Q: Please explain the formula on a bag of fertilizer. Some packages have the formula 10/10/10, others have 13/13/13 or they have other numbers. What do the numbers mean?

A: Fertilizer formulas are listed in numbers that represent the primary nutrients in a formula. The first number represents nitrogen. The second number represents phosphorus and the third number represents potassium. If a bag of fertilizer has the formula 10-10-10, the fertilizer contains 10 percent nitrogen, 10 percent phosphorus and 10 percent potassium. In addition, the fertilizer contains other trace elements, but these are the major three. If the formula reads 13/13/13, the bag contains 13 percent Nitrogen, 13 percent Phosphorus and 13 percent potassium, plus trace elements. The numbers are not always equal. The formula may contain a larger percentage of one or more of the primary nutrients.

Q: I have read that horse manure is good for growing plants, but that the manure must be composted first. How do I do that?

A: Yes, horse manure should be composted before use. I have a friend who mixes sawdust with horse manure for composting. Shredded leaves, garden debris or vegetable scraps may be used as well. Cover the pile, possibly with a tarp, which will assure that the material does not become too wet or too dry. Occasionally remove the tarp and toss the compost pile to combine all the materials and to allow air to enter the pile, which will accelerate decomposition. Add just enough water to make the material moist. A few months may be required for the entire pile to decompose.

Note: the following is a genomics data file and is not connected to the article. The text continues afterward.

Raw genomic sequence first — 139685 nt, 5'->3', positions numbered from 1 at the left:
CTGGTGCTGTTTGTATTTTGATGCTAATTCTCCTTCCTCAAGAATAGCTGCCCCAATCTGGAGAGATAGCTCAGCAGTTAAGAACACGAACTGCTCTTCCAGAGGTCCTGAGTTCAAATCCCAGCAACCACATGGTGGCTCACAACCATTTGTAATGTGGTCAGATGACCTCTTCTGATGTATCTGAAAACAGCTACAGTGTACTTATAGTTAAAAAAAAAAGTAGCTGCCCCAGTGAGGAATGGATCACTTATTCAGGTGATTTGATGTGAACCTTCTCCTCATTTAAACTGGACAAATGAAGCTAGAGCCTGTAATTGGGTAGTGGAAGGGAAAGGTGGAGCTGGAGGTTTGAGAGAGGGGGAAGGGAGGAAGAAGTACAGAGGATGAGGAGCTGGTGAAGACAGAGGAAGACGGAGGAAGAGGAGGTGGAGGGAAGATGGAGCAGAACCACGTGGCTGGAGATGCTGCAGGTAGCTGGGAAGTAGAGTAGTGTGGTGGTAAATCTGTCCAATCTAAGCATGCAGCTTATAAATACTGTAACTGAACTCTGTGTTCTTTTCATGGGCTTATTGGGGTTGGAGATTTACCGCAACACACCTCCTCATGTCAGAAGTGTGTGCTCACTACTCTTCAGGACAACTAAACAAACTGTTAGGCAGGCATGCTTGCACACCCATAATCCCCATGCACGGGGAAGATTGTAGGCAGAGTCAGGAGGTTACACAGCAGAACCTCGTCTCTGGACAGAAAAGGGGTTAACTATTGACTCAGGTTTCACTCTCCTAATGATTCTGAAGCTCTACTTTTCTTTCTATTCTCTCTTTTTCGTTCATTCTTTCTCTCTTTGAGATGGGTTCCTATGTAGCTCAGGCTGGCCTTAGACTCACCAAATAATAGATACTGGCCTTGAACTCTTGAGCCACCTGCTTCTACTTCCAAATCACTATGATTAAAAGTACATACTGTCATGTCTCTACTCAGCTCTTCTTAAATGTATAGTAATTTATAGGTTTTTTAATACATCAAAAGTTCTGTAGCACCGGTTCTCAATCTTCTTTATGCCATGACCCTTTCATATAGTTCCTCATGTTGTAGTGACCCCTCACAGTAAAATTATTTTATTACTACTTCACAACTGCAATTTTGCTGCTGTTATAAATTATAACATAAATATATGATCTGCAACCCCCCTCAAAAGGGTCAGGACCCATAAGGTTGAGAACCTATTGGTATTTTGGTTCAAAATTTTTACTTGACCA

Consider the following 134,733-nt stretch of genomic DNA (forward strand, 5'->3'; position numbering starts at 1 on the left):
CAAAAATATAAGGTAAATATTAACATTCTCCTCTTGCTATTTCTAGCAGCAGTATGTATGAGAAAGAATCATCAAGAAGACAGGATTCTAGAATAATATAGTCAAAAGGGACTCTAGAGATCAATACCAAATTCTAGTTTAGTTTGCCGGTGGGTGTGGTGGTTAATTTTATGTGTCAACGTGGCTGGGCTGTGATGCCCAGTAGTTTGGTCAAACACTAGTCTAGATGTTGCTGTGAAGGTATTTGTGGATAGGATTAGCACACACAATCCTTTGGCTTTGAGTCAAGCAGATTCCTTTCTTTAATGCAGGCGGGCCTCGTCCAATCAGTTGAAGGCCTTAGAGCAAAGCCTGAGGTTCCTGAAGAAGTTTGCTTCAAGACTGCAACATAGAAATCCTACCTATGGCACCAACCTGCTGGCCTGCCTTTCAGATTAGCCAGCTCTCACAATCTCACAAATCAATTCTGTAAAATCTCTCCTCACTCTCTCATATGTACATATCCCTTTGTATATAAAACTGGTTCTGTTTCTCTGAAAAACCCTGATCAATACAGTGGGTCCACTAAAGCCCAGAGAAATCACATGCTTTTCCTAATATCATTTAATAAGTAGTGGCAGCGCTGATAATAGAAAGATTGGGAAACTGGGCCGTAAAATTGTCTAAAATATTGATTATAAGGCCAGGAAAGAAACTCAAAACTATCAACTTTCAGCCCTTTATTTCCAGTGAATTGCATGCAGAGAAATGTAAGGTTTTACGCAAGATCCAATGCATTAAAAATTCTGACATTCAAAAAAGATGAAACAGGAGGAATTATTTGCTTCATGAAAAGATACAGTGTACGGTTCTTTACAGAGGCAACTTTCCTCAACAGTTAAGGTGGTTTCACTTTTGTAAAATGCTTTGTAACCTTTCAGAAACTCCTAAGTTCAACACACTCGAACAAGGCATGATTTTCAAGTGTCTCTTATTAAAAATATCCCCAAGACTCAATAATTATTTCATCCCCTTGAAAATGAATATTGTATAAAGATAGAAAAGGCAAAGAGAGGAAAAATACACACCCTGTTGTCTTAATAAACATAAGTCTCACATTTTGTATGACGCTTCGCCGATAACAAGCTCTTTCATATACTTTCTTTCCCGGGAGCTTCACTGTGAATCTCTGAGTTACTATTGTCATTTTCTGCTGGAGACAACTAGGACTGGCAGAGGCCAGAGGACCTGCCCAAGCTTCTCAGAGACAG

Q: How do I protect my banana plants for the winter to keep them from freezing? Do I need to dig them up in the fall and store them until spring?

A: There is no need to dig them up and store them. Years ago, my friend Cookie Robertson gave me a tip on how to protect banana plants for the winter. Each fall, before the first expected freeze, cut the stalks to ground level. After that, place an unopened bag of mulch on top of each plant and leave the bag there for the winter. In the spring, after all danger of a freeze has passed, open the bag of mulch and scatter the material around the plant’s root system.

Carol (Bonnie) Link is an Etowah County Master Gardener and an experienced garden writer. Her weekly column is designed to help and encourage others in their gardening endeavors. Send questions or comments to clink43@bellsouth.net.